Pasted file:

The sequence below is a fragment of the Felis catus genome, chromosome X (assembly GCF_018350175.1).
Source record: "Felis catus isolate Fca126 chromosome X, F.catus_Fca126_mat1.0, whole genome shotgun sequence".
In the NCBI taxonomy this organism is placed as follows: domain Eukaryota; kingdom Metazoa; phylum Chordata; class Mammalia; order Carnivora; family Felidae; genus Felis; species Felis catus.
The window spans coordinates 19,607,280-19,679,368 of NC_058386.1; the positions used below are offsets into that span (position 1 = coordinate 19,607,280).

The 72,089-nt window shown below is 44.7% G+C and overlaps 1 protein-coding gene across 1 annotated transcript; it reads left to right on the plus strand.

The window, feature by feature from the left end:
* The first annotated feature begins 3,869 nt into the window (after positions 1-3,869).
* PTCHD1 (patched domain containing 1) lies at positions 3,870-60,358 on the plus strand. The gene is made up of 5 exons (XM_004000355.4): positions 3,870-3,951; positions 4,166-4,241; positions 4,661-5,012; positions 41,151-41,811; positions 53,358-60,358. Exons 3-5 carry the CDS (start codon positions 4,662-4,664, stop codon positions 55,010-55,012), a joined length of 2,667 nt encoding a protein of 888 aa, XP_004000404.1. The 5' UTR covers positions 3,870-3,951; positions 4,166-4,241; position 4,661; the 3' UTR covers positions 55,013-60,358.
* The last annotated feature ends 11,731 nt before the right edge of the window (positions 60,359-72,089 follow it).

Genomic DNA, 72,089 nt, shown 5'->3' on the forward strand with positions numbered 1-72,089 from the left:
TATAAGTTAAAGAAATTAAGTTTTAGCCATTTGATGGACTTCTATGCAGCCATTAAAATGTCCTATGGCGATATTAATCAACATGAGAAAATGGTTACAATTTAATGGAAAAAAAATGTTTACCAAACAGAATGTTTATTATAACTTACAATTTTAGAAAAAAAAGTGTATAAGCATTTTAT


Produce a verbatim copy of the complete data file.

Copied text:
The sequence below is a fragment of the Felis catus genome, chromosome X (assembly GCF_018350175.1).
Source record: "Felis catus isolate Fca126 chromosome X, F.catus_Fca126_mat1.0, whole genome shotgun sequence".
In the NCBI taxonomy this organism is placed as follows: domain Eukaryota; kingdom Metazoa; phylum Chordata; class Mammalia; order Carnivora; family Felidae; genus Felis; species Felis catus.
The window spans coordinates 19,607,280-19,679,368 of NC_058386.1; the positions used below are offsets into that span (position 1 = coordinate 19,607,280).

The 72,089-nt window shown below is 44.7% G+C and overlaps 1 protein-coding gene across 1 annotated transcript; it reads left to right on the plus strand.

The window, feature by feature from the left end:
* The first annotated feature begins 3,869 nt into the window (after positions 1-3,869).
* PTCHD1 (patched domain containing 1) lies at positions 3,870-60,358 on the plus strand. The gene is made up of 5 exons (XM_004000355.4): positions 3,870-3,951; positions 4,166-4,241; positions 4,661-5,012; positions 41,151-41,811; positions 53,358-60,358. Exons 3-5 carry the CDS (start codon positions 4,662-4,664, stop codon positions 55,010-55,012), a joined length of 2,667 nt encoding a protein of 888 aa, XP_004000404.1. The 5' UTR covers positions 3,870-3,951; positions 4,166-4,241; position 4,661; the 3' UTR covers positions 55,013-60,358.
* The last annotated feature ends 11,731 nt before the right edge of the window (positions 60,359-72,089 follow it).

Genomic DNA, 72,089 nt, shown 5'->3' on the forward strand with positions numbered 1-72,089 from the left:
TATAAGTTAAAGAAATTAAGTTTTAGCCATTTGATGGACTTCTATGCAGCCATTAAAATGTCCTATGGCGATATTAATCAACATGAGAAAATGGTTACAATTTAATGGAAAAAAAATGTTTACCAAACAGAATGTTTATTATAACTTACAATTTTAGAAAAAAAAGTGTATAAGCATTTTAT